Visual acuities, both aided and unaided and most important pin-hole acuity must then be taken. This is done with standard Snellen charts or equivalent. Patients should NOT be dilated at this point. Dilate only if the patient needs a retinal exam. Also, no applanation/indentation tonometry (this may distort the cornea), save this for later. Patients with POAG and silicone oil must have tonometry before conclusion of each visit.

Do auto-refraction/keratometry (note the shape of the mires) if practical. A hand-held auto-refractor may be needed for children.

Visual analysis/eye exam room: A skilled refractionist then evaluates the patients. For this room, in addition to the standard Snellen charts, a low-vision chart designed for 1m testing distance is required. For children, a childrens’ chart for 1-3m will suffice. For infants, use a separate preferential looking chart.

Accurate refraction is key to successful management of low vision cases. The following equipment is required:

Phoropter with chair and stand together with a slit-lamp
Complete set of trial lenses (including prisms) and a trial frame
Retinoscope with halogen lamp
Direct opthalmoscope with halogen lamp
Binocular indirect ophthalmoscope
Volk lenses (at least one +78D lens)
Complete set of LV trials (for example, that from Eschenbach)

Record best correctable vision and reasons for sub-optimal vision. Propose low vision aids and/or further tests.

Low vision aids: for example, telescopes, microscopes
Special optical aids: for example, prism for eccentric viewing or avoiding diplopia
Specialty contact lenses that include lenses for aphakia, aniridia, keratoconus, complications after corneal transplants or refractive surgery, contact-lens telescope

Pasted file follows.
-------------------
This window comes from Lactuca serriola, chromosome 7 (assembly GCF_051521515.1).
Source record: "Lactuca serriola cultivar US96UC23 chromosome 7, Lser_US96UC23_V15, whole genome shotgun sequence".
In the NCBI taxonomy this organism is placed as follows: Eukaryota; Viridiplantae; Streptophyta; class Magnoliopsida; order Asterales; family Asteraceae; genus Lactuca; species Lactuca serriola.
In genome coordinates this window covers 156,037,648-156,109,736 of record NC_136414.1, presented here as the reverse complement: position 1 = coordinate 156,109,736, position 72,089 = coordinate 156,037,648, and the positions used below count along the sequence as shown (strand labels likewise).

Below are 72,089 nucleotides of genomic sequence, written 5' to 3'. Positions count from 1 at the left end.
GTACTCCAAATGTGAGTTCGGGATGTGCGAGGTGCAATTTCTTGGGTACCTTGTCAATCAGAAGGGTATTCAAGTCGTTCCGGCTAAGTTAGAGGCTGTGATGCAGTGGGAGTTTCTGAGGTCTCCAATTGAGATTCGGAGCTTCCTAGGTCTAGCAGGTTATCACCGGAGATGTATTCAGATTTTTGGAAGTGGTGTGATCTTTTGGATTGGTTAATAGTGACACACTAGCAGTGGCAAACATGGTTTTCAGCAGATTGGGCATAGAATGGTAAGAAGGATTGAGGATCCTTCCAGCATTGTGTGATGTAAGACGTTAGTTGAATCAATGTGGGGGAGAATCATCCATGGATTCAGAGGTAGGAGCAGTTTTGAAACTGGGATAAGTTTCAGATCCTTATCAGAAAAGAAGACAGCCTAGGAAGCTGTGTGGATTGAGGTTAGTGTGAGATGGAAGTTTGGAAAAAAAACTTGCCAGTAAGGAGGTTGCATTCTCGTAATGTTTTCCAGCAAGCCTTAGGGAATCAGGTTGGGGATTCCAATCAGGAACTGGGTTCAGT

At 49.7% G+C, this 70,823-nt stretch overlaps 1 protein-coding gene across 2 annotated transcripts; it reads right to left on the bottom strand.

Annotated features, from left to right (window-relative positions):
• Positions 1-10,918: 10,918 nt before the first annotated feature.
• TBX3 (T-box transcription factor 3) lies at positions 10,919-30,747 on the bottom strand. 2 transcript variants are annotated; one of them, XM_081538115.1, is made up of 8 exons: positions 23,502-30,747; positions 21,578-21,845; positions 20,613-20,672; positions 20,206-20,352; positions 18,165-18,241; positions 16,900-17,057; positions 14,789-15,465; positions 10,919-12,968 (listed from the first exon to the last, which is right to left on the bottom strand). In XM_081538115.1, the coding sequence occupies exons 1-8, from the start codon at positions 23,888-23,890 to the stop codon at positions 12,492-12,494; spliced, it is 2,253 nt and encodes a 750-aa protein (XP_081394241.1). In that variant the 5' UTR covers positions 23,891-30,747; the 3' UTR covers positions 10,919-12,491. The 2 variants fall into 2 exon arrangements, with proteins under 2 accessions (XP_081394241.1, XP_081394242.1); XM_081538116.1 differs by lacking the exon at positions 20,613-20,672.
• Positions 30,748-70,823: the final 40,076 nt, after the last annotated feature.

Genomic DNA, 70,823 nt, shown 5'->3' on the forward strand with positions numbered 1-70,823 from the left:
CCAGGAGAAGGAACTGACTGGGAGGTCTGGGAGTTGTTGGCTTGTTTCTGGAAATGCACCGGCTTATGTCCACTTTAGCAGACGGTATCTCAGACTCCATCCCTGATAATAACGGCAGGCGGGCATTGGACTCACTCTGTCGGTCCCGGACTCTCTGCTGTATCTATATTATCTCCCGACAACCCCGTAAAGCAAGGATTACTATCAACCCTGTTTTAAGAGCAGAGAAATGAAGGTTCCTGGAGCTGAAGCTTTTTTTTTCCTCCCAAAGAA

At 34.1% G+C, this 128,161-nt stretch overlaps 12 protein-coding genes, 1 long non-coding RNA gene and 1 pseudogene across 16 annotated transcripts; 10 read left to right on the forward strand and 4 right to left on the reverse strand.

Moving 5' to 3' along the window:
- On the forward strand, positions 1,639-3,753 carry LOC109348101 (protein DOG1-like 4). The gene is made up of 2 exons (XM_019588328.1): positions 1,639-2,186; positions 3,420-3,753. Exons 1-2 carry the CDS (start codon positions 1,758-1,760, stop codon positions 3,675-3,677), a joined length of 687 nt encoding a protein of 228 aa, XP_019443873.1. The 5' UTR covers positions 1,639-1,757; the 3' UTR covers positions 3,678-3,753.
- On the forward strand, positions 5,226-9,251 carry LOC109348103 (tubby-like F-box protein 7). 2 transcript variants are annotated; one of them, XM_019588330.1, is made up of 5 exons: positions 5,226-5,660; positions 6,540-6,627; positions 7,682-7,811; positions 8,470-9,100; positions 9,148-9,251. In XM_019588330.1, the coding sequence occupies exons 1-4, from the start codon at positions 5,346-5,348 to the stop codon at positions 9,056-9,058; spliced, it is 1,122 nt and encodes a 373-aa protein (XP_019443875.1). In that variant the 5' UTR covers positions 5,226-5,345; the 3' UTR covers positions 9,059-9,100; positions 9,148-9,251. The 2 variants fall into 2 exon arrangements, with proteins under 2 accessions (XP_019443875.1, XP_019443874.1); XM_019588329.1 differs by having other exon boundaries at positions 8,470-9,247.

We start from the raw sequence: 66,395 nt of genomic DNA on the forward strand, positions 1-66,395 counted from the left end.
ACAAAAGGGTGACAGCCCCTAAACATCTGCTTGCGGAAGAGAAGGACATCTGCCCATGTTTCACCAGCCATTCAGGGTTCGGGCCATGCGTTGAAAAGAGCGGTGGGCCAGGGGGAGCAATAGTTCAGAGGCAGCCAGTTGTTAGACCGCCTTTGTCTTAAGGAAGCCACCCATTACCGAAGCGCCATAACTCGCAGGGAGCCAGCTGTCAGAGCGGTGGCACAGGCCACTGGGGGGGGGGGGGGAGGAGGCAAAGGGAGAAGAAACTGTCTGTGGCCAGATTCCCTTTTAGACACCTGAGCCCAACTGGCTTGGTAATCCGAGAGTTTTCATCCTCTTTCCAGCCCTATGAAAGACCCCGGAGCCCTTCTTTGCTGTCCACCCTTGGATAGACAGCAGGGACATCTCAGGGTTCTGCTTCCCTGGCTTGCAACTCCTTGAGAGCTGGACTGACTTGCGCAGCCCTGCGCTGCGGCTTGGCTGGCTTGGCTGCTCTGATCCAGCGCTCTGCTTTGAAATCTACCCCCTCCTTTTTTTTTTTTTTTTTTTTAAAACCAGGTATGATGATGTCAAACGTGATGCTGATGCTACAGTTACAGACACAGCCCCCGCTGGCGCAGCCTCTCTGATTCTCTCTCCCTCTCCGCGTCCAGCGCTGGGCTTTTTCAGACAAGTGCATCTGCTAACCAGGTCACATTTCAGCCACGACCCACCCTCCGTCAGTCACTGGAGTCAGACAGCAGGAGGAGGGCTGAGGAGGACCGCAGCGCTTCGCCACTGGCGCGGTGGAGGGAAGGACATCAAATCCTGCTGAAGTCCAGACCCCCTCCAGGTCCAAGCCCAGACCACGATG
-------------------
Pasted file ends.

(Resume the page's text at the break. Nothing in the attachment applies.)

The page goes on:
Electronic devices: for example, desk or head-mounted CCTVs

Special testing room: This room should be equipped with a special visual field testing instrument, ideally a scanning laser ophthalmoscope. In severe visual loss, SLO provides information on areas of preferential viewing and the angle of deviation from the macula, so that the amount and axis of prism correction can be determined.

A high percentage of patients suffer from glare sensitivity. A glare testing device is also needed in order to quantify the need for shields.

Education room: An ophthalmic assistant teaches the patients how to use the low vision aids. Most patients will require instructions or the devices often go unused.

Occupational therapy room: For those with severe loss of vision, an Occupational Therapist teaches assistive living with the goal of achieving independence. This room is equipment with a kitchen with utensils designed for LV patients.

A computer area for learning skills for navigating the Internet and improving office productivity.

For the immediate future, assistive technologies should be developed for the use of ATMs, PDAs, and cell phones. These are, not surprisingly, what the low-visoin patients have the most difficulty with at present time. Some never even have the opportunity to access these devices.

1 comment:

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Taking Care of Your Vision